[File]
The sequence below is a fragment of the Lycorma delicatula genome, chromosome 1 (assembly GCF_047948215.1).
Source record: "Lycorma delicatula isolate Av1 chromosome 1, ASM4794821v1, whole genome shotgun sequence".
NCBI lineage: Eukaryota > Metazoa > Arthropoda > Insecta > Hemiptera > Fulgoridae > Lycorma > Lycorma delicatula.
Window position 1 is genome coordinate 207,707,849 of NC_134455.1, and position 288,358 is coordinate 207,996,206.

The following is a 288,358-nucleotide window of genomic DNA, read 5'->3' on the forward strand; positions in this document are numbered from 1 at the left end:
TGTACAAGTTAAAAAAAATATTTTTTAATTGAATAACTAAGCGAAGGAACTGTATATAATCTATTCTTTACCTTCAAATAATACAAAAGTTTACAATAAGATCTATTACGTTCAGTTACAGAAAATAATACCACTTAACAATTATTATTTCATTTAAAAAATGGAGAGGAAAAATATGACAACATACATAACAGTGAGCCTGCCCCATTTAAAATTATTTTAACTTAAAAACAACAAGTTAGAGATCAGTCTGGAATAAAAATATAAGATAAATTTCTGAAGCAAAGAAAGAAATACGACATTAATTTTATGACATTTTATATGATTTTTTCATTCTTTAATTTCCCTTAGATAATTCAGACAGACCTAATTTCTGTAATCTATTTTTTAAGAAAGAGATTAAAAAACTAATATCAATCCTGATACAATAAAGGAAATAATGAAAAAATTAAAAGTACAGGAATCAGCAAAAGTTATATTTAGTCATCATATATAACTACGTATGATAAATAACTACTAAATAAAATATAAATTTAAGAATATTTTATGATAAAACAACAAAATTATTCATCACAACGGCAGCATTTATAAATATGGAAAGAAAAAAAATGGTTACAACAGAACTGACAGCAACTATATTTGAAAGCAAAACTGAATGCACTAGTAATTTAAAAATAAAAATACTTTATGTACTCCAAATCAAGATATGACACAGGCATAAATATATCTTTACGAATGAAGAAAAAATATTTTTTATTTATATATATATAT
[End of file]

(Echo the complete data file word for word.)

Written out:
The sequence below is a fragment of the Lycorma delicatula genome, chromosome 1 (assembly GCF_047948215.1).
Source record: "Lycorma delicatula isolate Av1 chromosome 1, ASM4794821v1, whole genome shotgun sequence".
NCBI lineage: Eukaryota > Metazoa > Arthropoda > Insecta > Hemiptera > Fulgoridae > Lycorma > Lycorma delicatula.
Window position 1 is genome coordinate 207,707,849 of NC_134455.1, and position 288,358 is coordinate 207,996,206.

The following is a 288,358-nucleotide window of genomic DNA, read 5'->3' on the forward strand; positions in this document are numbered from 1 at the left end:
TGTACAAGTTAAAAAAAATATTTTTTAATTGAATAACTAAGCGAAGGAACTGTATATAATCTATTCTTTACCTTCAAATAATACAAAAGTTTACAATAAGATCTATTACGTTCAGTTACAGAAAATAATACCACTTAACAATTATTATTTCATTTAAAAAATGGAGAGGAAAAATATGACAACATACATAACAGTGAGCCTGCCCCATTTAAAATTATTTTAACTTAAAAACAACAAGTTAGAGATCAGTCTGGAATAAAAATATAAGATAAATTTCTGAAGCAAAGAAAGAAATACGACATTAATTTTATGACATTTTATATGATTTTTTCATTCTTTAATTTCCCTTAGATAATTCAGACAGACCTAATTTCTGTAATCTATTTTTTAAGAAAGAGATTAAAAAACTAATATCAATCCTGATACAATAAAGGAAATAATGAAAAAATTAAAAGTACAGGAATCAGCAAAAGTTATATTTAGTCATCATATATAACTACGTATGATAAATAACTACTAAATAAAATATAAATTTAAGAATATTTTATGATAAAACAACAAAATTATTCATCACAACGGCAGCATTTATAAATATGGAAAGAAAAAAAATGGTTACAACAGAACTGACAGCAACTATATTTGAAAGCAAAACTGAATGCACTAGTAATTTAAAAATAAAAATACTTTATGTACTCCAAATCAAGATATGACACAGGCATAAATATATCTTTACGAATGAAGAAAAAATATTTTTTATTTATATATATATAT